Article

Comparative-Historical Linguistics

Joseph Salmons

in Linguistics

ISBN: 9780199772810
Published online April 2013 | | DOI: http://dx.doi.org/10.1093/obo/9780199772810-0008
Comparative-Historical Linguistics

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  • Linguistics
  • Anthropological Linguistics
  • Language Families
  • Psycholinguistics
  • Sociolinguistics

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Historical linguistics is about how and why language changes over time. Comparative linguistics, in the relevant sense, is understood as the study of linguistic relatedness, that is to say, of genetic or ancestral connections and related matters of subgrouping extending to the reconstruction of unattested ancestral languages or proto-languages. Historical linguistics is often regarded as the oldest branch of modern scientific linguistics. The powerful case put forward by the neogrammarians for the regularity of sound change allowed comparison of linguistic phenomena to the laws of the natural sciences, providing a cornerstone to the scientific status of linguistics. Once focused on the comparison of distinct historical stages (like Latin vs. French or Old English vs. Modern English), the field now incorporates much research on language change qua process, including work on changes now underway. Since all aspects of language change, save for our cognitive capacity for language, historical linguistics is directly connected to all subfields.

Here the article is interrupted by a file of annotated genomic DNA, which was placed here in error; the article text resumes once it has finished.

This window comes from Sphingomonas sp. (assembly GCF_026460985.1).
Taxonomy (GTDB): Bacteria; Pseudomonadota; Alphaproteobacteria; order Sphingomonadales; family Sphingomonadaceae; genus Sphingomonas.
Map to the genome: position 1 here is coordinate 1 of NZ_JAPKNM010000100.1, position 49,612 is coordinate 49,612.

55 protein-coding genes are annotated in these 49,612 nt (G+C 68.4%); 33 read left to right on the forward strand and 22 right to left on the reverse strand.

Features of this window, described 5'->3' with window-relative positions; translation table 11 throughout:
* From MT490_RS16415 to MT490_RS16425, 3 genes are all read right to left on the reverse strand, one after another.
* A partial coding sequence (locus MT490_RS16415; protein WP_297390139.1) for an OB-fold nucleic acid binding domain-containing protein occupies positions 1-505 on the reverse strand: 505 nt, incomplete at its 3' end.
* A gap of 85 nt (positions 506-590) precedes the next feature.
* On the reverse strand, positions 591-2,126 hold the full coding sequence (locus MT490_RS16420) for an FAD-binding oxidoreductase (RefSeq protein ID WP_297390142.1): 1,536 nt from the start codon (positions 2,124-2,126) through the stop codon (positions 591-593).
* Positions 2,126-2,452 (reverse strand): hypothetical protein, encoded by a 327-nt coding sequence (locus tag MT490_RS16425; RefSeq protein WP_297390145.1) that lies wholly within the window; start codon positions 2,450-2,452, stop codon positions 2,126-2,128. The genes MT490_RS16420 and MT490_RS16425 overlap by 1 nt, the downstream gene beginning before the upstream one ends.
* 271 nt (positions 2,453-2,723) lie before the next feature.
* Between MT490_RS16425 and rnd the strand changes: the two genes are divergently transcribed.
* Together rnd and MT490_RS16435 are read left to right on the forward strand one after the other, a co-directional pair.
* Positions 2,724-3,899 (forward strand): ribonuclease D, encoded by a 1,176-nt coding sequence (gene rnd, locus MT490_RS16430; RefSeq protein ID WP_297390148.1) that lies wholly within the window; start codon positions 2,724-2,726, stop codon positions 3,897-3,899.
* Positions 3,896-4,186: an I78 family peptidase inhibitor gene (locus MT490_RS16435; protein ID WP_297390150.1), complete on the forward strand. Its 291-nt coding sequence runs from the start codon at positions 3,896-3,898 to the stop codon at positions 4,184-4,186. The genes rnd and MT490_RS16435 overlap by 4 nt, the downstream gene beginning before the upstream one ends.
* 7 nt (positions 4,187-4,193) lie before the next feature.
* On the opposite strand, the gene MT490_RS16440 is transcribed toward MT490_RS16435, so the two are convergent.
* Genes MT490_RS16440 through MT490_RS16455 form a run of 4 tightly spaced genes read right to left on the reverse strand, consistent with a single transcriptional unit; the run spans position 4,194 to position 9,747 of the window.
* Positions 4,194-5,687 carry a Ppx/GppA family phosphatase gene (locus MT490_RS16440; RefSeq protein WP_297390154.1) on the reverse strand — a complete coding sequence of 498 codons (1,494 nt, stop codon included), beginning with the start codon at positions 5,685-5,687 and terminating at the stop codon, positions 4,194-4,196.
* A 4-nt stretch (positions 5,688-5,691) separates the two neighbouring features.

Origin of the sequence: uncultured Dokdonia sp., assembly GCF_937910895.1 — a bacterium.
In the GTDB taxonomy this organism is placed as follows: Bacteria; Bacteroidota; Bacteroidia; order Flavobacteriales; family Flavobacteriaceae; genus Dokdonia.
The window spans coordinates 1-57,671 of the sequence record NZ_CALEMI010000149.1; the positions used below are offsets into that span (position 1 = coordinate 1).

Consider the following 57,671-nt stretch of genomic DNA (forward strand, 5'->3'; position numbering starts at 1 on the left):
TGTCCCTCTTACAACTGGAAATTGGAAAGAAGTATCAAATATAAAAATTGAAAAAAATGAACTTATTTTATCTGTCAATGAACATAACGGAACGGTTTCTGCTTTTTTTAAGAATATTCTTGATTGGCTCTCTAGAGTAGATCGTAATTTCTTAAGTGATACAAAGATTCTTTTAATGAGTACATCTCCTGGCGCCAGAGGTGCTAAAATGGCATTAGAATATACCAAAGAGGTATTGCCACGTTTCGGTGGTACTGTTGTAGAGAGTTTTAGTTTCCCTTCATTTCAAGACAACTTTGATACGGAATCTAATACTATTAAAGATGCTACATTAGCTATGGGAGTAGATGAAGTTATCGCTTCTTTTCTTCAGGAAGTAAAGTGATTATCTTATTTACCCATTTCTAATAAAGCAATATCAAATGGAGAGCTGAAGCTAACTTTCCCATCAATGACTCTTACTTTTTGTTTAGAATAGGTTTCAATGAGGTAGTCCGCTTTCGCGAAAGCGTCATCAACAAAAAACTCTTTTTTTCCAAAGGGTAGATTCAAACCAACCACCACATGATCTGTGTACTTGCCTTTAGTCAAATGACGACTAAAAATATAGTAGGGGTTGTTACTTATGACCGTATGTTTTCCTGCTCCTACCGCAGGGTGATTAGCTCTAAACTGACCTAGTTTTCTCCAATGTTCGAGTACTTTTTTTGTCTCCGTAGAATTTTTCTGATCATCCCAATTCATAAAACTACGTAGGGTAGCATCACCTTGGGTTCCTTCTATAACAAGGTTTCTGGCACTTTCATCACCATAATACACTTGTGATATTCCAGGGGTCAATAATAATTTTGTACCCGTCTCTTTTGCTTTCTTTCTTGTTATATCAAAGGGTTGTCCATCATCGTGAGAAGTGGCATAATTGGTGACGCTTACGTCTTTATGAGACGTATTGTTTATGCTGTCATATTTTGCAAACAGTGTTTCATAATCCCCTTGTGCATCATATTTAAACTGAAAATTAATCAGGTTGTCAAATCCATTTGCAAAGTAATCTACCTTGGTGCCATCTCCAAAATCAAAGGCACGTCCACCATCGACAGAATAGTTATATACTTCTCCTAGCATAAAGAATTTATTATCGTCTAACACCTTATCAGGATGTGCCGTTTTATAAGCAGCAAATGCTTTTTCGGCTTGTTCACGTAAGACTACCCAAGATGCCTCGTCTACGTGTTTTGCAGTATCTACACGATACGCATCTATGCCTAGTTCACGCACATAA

Article.  9096 words. 

Subjects: Linguistics ; Anthropological Linguistics ; Language Families ; Psycholinguistics ; Sociolinguistics

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